The goal of digital marketing is not to cast a wide net and hope some of the people who see your stuff become your customers. We’re here to target a specific audience, so there’s a better chance your efforts are seen by the right people.
Creating personas can help put a face to the people who have previously invested in your products or services.
Who typically interacts with your business, whether online or in-person? What do they like to do in their free time? What type of information are they looking for?
If your audience consists of professionals in your industry, you probably don’t need to create content for beginners. It works the other way, too.
If you’re an electrician, for example, the average consumer will not understand industry jargon. And why do they need to? They’re hiring you, so they don’t have to be the experts. You’ll have to keep your campaigns simple and make an effort to explain anything complex.
Before I move on to setting goals for your online marketing campaign, I just want to cover that it’s important to understand your environment.
Analyze competitors’ digital marketing campaigns
Spend some time doing a competitor analysis, including a SWOT analysis, to better understand the strengths, weaknesses, opportunities, and threats surrounding your business. You won’t regret gaining this knowledge.
And onto setting campaign goals! And also your budget!
3. Set your budget and goals
Why are you investing your time — and your money — into a digital marketing campaign? Are you trying to generate more website traffic? Do you want to increase sales?
Every business needs a unique set of goals that drives campaign decisions.
You can break those broad goals down into smaller, more specific KPIs.
The SMART goals method can help you figure out what goals your business can actually hit. SMART stands for specific, measurable, attainable, relevant, and timely.
If you’ve done digital marketing before, you can take a look at past campaigns to figure out a benchmark for your new strategy.
Then, figure out how much you can spend.
Bonus video: How to plan your marketing budget
4. Choose your channels
Okay, it’s rapid fire marketing time. Defining six popular digital marketing channels. Two minutes on the clock. Go!
- Search engine optimization (SEO): Optimizing your website so that it shows up in search engines like Google and Bing.
- Digital advertising: Paying for your content to show up online in places like search engines, social media channels, and other websites.
- Content marketing: Creating things like blog posts, videos, infographics, and guides to answer people’s questions online
- Email marketing: Sending targeted email messages to your audience to turn subscribers into customers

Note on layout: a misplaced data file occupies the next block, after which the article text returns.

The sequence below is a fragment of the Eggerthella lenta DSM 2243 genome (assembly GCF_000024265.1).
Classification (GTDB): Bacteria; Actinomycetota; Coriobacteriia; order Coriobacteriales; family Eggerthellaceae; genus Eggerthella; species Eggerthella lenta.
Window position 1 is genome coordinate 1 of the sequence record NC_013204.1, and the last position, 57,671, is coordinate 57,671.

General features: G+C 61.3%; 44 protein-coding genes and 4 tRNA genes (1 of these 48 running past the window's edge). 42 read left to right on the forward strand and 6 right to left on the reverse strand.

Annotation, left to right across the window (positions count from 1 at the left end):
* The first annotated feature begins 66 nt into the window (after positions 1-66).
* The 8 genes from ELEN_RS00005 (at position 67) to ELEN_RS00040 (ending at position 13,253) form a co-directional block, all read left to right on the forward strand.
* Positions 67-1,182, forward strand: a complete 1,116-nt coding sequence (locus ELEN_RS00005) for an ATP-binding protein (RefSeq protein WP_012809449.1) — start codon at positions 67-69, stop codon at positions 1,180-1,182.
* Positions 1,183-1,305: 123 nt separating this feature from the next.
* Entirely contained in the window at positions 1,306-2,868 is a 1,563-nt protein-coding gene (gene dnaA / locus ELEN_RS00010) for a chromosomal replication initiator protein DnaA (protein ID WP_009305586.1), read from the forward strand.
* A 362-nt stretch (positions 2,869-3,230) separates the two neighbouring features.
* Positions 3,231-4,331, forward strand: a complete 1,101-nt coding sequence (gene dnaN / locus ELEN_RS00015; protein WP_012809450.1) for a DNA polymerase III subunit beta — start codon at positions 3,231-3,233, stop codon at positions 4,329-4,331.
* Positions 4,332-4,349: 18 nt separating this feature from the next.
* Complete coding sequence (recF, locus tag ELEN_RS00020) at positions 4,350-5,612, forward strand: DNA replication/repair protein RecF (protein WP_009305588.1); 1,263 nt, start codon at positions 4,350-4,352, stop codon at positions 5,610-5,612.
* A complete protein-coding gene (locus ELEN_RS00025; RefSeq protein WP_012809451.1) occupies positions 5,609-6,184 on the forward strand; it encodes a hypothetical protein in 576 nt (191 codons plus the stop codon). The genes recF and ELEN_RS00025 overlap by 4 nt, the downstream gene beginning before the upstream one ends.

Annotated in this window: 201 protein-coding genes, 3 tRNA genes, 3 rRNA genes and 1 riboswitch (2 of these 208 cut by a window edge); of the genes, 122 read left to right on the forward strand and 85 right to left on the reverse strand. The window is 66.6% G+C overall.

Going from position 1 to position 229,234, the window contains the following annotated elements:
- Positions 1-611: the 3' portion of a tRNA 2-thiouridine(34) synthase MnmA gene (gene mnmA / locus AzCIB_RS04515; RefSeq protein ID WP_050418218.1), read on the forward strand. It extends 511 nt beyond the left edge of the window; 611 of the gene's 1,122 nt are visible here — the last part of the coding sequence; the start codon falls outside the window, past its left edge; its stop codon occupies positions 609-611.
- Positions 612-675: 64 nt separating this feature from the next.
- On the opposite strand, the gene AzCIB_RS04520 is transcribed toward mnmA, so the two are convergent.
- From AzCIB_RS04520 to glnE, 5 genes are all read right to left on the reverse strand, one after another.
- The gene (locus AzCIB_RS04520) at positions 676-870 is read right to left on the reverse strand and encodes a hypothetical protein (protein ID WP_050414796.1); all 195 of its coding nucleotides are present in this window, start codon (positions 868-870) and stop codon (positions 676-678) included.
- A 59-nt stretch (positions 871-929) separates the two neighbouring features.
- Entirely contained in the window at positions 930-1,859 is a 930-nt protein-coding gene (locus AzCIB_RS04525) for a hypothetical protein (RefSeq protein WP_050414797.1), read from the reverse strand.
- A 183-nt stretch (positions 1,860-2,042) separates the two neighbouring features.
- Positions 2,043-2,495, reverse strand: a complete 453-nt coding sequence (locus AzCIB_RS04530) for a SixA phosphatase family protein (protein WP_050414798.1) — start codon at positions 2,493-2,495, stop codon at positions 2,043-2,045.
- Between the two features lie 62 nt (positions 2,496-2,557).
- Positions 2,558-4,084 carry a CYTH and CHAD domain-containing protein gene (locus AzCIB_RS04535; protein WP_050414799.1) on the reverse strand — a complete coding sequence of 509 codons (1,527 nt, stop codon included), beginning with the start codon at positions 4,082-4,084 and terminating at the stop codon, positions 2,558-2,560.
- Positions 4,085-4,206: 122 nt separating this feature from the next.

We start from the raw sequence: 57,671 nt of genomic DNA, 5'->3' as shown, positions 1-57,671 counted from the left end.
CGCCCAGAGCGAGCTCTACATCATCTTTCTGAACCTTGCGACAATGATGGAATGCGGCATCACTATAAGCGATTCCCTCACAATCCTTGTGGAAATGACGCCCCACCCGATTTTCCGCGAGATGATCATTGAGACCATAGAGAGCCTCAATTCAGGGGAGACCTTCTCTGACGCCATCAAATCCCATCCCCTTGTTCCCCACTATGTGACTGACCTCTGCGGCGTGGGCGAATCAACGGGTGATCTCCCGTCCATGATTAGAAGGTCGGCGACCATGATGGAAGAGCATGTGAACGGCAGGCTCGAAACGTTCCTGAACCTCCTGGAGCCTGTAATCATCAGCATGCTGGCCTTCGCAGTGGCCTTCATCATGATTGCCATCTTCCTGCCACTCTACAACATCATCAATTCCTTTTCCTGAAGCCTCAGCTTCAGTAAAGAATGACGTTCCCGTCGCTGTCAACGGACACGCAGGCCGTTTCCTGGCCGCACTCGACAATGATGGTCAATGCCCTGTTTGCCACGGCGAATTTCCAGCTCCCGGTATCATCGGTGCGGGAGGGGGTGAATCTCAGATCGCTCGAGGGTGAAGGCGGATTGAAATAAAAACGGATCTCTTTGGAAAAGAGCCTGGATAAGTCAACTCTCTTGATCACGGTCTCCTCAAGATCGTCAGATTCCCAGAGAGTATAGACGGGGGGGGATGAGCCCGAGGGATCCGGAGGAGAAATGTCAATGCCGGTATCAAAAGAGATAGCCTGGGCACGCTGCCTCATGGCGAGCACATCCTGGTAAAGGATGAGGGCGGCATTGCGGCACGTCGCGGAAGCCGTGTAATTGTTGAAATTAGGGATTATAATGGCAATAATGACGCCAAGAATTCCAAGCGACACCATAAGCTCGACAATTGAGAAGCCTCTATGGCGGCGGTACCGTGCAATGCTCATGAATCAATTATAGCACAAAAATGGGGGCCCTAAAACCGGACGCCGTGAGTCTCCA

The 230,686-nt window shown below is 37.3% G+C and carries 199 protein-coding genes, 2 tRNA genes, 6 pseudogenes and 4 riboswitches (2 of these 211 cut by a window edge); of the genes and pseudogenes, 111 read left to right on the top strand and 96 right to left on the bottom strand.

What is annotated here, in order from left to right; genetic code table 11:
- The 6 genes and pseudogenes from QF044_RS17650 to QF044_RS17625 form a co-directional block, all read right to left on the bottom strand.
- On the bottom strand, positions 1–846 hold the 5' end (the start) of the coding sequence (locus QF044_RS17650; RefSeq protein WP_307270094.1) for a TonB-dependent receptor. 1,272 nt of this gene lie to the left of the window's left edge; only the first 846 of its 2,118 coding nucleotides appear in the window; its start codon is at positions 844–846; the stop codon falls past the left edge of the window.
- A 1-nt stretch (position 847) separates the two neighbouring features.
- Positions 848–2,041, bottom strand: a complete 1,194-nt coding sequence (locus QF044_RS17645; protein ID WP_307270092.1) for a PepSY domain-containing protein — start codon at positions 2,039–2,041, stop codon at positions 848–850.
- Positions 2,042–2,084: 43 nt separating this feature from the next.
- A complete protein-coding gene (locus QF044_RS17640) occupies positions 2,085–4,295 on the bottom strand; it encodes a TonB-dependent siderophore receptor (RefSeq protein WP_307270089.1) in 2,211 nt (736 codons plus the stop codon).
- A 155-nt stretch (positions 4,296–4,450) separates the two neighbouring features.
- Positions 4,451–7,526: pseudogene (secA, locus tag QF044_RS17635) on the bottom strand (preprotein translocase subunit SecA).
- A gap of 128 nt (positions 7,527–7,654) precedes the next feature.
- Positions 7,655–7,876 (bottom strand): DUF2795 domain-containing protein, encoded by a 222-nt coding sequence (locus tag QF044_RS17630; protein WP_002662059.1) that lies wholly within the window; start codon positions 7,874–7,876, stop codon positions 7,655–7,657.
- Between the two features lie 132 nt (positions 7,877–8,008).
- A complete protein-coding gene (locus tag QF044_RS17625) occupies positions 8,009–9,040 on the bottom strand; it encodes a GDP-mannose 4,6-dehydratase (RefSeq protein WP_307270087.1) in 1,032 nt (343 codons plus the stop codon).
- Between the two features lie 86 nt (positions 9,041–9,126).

- Social media marketing: Curating, creating, and sharing paid and organic content across social media platforms like Facebook, Twitter, Instagram, LinkedIn, and Pinterest.
- Web design: Making sure your website works well, is easy to navigate and looks good, so it creates a good user experience
Did I do it? Two minutes, six channels?
Choose the channels that make the most sense for you. You don’t have to do all of them. You want to be where your audience is and do what works for your goals and your budget.
5. Create and launch your digital marketing campaign content
This is going to be a short section.
You’ve spent time researching and making your digital marketing campaign plan. You can’t skip the creation process.
After you’ve chosen your channels, do some more research to figure out what content works best on those channels (and for your audience).
Once the content is ready, put it out in the world. You can learn more about how to launch a marketing campaign on our website.
6. Review your results
Just remember: The Internet changes quite often. If you see some not-so-great results, make some tweaks to your campaign.
Don’t count it as a setback. Look at unexpected results as an opportunity to learn. Success can be as simple as adjusting your audience targeting or slightly altering your website design.
And the most important part of any online marketing campaign? Let your creativity loose! Don’t be afraid to make mistakes. Take creative risks. You can always pause a campaign or switch things up if your original idea wasn’t THE idea.
So, what is a digital marketing campaign? I hope I answered that—and so much more. If you have any questions, drop them in the comments. We’d love to answer them.
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Thanks for watching!